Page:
I remember him egging me on, asking me: “do you remember in T’s piece when she said X? What about in R’s piece when he said Y?” And I would go on and on, remembering every single thing that other students had written, weaving their stories together, finding commonalities, expounding on themes.

I remember him constantly asking me about “the car accident,” which at that time was one of the truly defining moments of my life, to the extent that it came up in casual conversation just as easily as it became the subject of stories, including the story that enabled me to enroll, in spite of myself, in a pretty good liberal arts college with a generous scholarship. He tried to get me to talk about my family, different difficult aspects of my upbringing, the youthful dalliances and loves that had already begun to form my opinions of relationships. He asked me a lot about trains, cars, methods of transportation. Did this guy see into my future and imagine my eventual masters degree in urban planning? Or did he somehow predict that I would write an essay about Chicago (one of the other subjects he always wanted me to elaborate on, and the one that became the theme of the poetry independent study I did with that professor my senior year) that was half about streets and cars and trains, without me even realizing it?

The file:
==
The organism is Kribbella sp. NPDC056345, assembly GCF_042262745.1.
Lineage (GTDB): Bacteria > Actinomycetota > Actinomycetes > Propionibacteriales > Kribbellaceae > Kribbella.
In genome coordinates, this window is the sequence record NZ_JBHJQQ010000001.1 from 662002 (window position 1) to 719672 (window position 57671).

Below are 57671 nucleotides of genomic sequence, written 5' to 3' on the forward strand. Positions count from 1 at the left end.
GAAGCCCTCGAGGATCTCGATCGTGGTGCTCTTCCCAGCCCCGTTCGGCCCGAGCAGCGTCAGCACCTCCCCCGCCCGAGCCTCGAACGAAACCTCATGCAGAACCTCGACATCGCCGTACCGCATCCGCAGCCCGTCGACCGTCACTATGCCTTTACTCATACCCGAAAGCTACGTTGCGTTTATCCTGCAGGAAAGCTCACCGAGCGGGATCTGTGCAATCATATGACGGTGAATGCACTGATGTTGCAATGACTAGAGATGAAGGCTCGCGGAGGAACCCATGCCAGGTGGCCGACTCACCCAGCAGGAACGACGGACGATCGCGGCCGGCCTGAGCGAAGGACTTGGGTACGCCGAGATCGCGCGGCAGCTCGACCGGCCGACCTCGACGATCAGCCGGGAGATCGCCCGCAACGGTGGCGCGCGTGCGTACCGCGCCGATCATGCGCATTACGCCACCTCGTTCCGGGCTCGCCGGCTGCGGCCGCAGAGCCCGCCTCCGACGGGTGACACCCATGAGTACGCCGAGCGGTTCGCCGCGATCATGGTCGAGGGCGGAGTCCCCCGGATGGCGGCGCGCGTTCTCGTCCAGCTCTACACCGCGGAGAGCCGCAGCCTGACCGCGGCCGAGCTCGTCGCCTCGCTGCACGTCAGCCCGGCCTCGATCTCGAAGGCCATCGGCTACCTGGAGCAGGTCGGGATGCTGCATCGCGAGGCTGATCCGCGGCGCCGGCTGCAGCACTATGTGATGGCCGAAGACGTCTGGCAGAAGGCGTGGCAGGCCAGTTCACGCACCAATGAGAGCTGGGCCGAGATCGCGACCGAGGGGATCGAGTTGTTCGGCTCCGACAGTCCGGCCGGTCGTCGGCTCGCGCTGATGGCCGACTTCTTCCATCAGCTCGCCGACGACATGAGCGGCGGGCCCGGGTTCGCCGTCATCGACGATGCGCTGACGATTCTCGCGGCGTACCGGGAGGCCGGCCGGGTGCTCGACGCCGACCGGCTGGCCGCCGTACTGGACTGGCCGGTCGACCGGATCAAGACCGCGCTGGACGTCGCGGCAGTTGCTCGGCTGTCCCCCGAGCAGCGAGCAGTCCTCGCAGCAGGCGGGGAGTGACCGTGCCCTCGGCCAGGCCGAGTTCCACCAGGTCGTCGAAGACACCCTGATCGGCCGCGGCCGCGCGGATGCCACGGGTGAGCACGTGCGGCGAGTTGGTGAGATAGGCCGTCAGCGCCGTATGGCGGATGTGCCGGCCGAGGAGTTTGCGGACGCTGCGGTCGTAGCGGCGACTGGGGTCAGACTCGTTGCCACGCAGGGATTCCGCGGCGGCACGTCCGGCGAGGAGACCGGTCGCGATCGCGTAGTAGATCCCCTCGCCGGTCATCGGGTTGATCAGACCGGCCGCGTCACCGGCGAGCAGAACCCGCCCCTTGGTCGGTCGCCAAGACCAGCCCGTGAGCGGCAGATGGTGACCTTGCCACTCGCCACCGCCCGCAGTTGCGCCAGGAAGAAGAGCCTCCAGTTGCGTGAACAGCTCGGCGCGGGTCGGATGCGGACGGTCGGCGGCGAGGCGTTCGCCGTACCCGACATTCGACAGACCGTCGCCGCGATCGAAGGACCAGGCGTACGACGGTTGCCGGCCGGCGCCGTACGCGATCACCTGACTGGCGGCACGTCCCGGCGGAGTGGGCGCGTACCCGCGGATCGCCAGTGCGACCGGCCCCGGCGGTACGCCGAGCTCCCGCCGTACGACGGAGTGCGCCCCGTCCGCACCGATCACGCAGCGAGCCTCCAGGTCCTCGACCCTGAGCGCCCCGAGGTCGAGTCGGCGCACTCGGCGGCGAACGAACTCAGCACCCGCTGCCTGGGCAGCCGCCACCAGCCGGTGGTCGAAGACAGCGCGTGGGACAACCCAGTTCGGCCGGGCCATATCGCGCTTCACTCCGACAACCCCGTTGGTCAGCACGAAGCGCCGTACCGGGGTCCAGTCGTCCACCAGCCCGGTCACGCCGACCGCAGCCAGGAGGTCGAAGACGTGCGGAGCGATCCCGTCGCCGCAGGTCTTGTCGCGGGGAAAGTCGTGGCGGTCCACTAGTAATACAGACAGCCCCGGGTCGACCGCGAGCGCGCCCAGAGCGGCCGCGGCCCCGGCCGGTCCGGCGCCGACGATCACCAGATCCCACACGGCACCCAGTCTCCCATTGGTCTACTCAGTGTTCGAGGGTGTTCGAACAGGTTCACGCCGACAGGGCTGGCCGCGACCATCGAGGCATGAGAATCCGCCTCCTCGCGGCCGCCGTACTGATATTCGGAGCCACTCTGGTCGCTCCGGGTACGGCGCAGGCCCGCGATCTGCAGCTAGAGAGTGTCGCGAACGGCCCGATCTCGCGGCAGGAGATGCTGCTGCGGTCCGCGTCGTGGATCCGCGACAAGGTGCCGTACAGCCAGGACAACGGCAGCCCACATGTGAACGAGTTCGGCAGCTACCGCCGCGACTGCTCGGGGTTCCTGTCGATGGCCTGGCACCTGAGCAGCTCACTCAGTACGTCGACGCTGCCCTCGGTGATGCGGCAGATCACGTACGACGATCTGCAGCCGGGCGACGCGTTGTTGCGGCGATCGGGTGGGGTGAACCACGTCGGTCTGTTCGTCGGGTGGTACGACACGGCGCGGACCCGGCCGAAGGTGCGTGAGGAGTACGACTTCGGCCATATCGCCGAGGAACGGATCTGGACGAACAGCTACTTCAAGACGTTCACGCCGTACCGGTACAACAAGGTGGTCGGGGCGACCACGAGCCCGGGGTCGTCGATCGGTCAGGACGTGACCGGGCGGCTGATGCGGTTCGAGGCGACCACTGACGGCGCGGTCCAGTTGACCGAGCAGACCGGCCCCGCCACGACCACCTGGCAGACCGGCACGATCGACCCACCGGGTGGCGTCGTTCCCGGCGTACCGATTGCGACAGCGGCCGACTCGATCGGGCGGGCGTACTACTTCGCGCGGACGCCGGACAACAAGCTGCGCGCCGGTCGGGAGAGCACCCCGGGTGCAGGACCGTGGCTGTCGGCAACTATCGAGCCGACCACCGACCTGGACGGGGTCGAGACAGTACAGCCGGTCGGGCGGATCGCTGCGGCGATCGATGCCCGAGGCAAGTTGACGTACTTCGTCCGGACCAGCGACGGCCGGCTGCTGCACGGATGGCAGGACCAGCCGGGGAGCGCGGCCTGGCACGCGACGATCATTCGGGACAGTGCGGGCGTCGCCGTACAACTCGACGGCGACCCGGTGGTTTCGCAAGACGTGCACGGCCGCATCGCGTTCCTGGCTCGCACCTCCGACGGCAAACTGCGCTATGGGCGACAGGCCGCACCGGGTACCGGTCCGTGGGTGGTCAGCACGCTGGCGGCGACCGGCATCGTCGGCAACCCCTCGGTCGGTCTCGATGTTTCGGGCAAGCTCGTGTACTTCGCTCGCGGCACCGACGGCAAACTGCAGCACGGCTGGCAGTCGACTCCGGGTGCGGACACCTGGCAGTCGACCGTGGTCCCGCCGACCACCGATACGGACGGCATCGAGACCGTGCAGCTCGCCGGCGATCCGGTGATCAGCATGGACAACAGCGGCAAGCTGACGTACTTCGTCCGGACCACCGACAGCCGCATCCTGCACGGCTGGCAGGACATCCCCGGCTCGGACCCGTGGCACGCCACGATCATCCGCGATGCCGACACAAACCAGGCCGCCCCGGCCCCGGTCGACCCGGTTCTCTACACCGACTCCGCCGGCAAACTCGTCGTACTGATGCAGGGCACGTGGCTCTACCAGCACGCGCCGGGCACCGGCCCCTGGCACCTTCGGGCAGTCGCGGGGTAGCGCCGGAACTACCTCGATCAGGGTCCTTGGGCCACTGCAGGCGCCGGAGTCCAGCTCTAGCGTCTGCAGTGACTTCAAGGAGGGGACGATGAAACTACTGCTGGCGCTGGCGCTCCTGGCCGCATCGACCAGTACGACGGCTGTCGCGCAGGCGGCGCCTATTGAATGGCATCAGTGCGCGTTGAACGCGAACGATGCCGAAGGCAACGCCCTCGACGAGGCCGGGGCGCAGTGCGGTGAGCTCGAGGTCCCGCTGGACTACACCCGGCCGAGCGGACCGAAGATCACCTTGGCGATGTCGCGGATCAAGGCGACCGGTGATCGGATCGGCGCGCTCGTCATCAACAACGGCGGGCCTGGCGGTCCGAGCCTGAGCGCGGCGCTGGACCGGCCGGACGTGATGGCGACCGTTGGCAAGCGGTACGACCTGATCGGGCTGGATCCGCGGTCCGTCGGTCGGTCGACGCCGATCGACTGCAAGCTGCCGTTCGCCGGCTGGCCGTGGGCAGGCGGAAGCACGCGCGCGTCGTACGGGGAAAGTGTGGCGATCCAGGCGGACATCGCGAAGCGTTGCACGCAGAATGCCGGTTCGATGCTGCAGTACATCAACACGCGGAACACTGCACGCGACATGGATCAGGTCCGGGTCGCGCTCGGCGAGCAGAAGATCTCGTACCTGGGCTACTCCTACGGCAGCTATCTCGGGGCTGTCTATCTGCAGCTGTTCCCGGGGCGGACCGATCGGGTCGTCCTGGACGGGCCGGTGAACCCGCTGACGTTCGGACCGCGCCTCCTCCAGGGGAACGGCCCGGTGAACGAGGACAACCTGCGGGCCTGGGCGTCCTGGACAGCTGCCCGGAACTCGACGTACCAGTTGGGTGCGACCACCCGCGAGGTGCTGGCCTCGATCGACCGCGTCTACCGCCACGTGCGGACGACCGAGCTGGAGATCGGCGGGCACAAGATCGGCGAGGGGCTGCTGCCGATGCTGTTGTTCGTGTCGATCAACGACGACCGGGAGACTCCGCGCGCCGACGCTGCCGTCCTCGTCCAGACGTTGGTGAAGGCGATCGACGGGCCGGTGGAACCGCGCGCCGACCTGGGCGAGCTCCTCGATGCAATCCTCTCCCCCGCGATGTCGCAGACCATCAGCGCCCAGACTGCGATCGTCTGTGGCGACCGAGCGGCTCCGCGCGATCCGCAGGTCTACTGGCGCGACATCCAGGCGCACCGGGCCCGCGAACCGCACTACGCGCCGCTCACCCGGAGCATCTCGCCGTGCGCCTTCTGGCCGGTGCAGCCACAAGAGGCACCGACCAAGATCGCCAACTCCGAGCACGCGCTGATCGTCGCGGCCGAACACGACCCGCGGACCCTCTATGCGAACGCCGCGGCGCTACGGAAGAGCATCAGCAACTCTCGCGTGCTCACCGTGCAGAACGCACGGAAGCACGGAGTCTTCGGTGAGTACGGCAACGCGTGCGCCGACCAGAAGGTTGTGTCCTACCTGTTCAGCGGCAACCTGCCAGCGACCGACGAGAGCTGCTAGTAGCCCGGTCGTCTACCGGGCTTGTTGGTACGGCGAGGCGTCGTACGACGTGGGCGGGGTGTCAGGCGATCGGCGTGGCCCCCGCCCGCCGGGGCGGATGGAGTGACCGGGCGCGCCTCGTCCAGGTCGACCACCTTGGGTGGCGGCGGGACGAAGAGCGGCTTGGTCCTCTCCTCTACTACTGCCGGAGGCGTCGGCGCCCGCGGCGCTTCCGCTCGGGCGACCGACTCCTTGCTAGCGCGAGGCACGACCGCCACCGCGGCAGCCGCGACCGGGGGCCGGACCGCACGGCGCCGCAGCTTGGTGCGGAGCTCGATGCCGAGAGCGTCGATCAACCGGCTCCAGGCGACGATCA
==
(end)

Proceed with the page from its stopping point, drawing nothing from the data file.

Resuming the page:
He asked me lots of questions about what I remembered about other students’ work and the books we had read. He looked at me in an exasperated way, as I failed to get the message.

It was like I was paying attention to everyone’s life but my own.

I was doing well in the class, but the writing assignments left me constantly frustrated. At the end of the semester, we received our final writing assignment. The theme was: write about anything you want, as long as it's from your own experience.

I was stumped. I had no idea what to write. I procrastinated, something I rarely did, even in college.